What My Mother Has Taught Me

My mother’s selflessness as a parental figure and role model shaped my four siblings and me into who we are today.


Kara Mihm

Kathleen Mihm has put every piece of her into the raising of her five children.

Kara Mihm, Co-Editor-in-Chief

Sixteen years ago, my mother traded in her honey brown locks for a life of slowly accumulating gray hairs. She had just had her fifth child, and she didn’t yet know exactly what she was getting herself into.

By the time my youngest sibling, Lauren, was finally exiting her troublesome toddler days, Kathleen Mihm had another fun adventure in store — her oldest daughter, Kristine, was starting the climb into her teenage years.

While athletics had always been a huge part of her life–she led North Allegheny in cross-country and track as one of their top female runners for several years– it became a crutch decades later in her daily goal of remaining sane. 

The moment our dad arrived home from work, we were kissed on the forehead and told that we would see her soon. The gym served as her place of refuge from five screaming children.

She was never able to fully escape at least one of our grasps as she headed off for the gym, so her love for exercise became our love, too. As soon as we could participate, our accompaniment at yoga classes, on long Sunday runs, and in sweaty spinning lessons promoted a yearning to join organized sports at an early age.

Throughout our various years in athletics, Mom took on the role of our ultimate superfan (of course, my father was not far behind, though he was usually chasing my youngest sister around as she ran off). There was never a grade school cross country meet where she did not run to different spots on the course, cheering us on as we pushed through the climax of each hill, never a swim meet where she did not supply a ziplock bag filled with at least five different protein bar options, and never a practice where she sent us off without a kiss and the best of luck.

Even with her hands filled daily, my mother never complained about being tired. (Kara Mihm)


Through sports, my mom not only taught us the importance of persistence, but she also taught me, specifically, the understanding of when a chapter must be closed.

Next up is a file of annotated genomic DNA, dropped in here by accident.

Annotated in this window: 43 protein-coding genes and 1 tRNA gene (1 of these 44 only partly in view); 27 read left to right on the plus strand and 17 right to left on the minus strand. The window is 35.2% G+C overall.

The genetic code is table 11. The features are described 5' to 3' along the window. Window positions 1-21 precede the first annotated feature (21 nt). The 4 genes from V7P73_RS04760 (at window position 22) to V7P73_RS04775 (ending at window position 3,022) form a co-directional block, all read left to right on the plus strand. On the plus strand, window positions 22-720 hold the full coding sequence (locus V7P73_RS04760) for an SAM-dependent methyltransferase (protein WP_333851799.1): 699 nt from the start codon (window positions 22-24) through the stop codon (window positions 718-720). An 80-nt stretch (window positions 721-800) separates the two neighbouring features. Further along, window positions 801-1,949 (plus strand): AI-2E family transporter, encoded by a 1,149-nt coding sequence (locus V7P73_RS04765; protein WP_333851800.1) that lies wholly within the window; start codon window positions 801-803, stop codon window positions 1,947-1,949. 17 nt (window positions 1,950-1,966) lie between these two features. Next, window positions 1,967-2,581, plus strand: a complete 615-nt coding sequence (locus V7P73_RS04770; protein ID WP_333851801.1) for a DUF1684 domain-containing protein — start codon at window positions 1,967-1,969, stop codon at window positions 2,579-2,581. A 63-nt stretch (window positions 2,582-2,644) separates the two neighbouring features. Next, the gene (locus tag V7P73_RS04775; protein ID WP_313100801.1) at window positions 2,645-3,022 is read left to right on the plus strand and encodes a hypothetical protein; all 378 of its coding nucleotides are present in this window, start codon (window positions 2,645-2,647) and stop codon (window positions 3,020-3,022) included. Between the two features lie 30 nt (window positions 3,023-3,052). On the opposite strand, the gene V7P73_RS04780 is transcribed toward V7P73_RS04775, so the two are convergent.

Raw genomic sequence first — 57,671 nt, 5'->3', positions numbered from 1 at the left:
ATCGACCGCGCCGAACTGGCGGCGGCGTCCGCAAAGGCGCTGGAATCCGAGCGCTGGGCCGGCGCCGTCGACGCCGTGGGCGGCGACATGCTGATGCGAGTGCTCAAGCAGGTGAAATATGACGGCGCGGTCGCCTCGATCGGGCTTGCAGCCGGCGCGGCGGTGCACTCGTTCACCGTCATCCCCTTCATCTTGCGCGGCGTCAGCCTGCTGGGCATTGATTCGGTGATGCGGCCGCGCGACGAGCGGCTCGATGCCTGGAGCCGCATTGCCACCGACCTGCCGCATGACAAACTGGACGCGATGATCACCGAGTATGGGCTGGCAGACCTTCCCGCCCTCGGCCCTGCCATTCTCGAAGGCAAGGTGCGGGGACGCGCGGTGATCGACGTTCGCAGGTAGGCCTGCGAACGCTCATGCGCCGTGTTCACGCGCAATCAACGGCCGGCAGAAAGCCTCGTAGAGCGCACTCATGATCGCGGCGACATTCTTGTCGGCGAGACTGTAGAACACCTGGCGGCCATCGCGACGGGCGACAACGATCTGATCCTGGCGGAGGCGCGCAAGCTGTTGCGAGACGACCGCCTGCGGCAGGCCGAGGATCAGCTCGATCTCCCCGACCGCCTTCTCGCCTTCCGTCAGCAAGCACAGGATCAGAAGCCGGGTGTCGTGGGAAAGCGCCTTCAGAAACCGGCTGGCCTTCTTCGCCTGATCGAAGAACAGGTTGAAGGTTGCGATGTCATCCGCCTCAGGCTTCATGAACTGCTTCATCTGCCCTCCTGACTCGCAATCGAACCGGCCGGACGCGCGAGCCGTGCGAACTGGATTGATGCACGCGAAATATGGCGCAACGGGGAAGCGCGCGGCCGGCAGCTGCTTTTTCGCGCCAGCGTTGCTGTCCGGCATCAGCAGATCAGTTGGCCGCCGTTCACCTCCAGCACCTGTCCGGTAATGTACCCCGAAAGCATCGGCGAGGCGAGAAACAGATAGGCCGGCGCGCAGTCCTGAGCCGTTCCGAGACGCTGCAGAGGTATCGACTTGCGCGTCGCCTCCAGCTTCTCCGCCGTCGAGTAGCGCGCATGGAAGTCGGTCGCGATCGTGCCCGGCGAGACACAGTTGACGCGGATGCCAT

Upon the sudden realization that my lifelong involvement in swimming was no longer supplying me with the joy it previously had, her advice to focus on the proud points of my career and move on helped me to realize my worth. 

Mom’s diligence and adaptability are also on display every evening in the kitchen. For as long as any of my siblings can remember, a steaming home-cooked meal has been placed before us most days of the week. Her dishes never come in the form of quick pb&js or grilled chicken. Rather, they are extravagant recipes that held her captive in her haven for hours.

Equipped with the usual well-worn mixing bowls and dulling knives, my mother never wavered in supplying our growing bodies with all of the food groups. Her bribery of ice cream or cookies for dessert induced an immersion into our open-mindedness about healthy eating.

Her background in dietary and nutritional studies promoted a love for creating, something we were introduced to as soon as we could hold a mixing spoon. A small cabinet in the corner of the kitchen guards shelves piled with worn books, holding the pen marks of quick improvements and tips for the next replication of the meal.

Physical affection is not my mom’s only form of showing her love. She shares it through food, too. (Kara Mihm)

Our habit of begging for a homemade cake instead of one from the store attests to her well-honed craft in the kitchen. Though she has instilled the importance of “health is wealth” in her children, she loves to invite occasional indulging. She calls this balance.

On that note of balance, my mother has always placed a strong emphasis on relaxation, though, not exactly by example. Mom would tuck us in Saturday nights, instructing us to “sleep until the cows come home” on our only day of rest from sports activities. But while our heads were still resting on the pillows, she had already started her day.

Surrendering the quiet mornings for the rest of her family, she bought groceries for the upcoming week, cleaned seemingly infinite piles of laundry, and cooked us a Sunday breakfast, all without a single complaint. Her selflessness as a mother comes naturally, claiming that there is no better job in the world than the one she received by birthing us.

Fueled by her love and her tireless energy, all five of us have been able to achieve success in one pursuit or another, accomplishments that are hers, too, because of the sacrifices she has made for us. 

While her last child will be out of the nest in two years, her motherly vigor still remains steadfast. In fact, her requests for hugs before bedtime have still not slowed down.

And if you ask me, I hope they never will.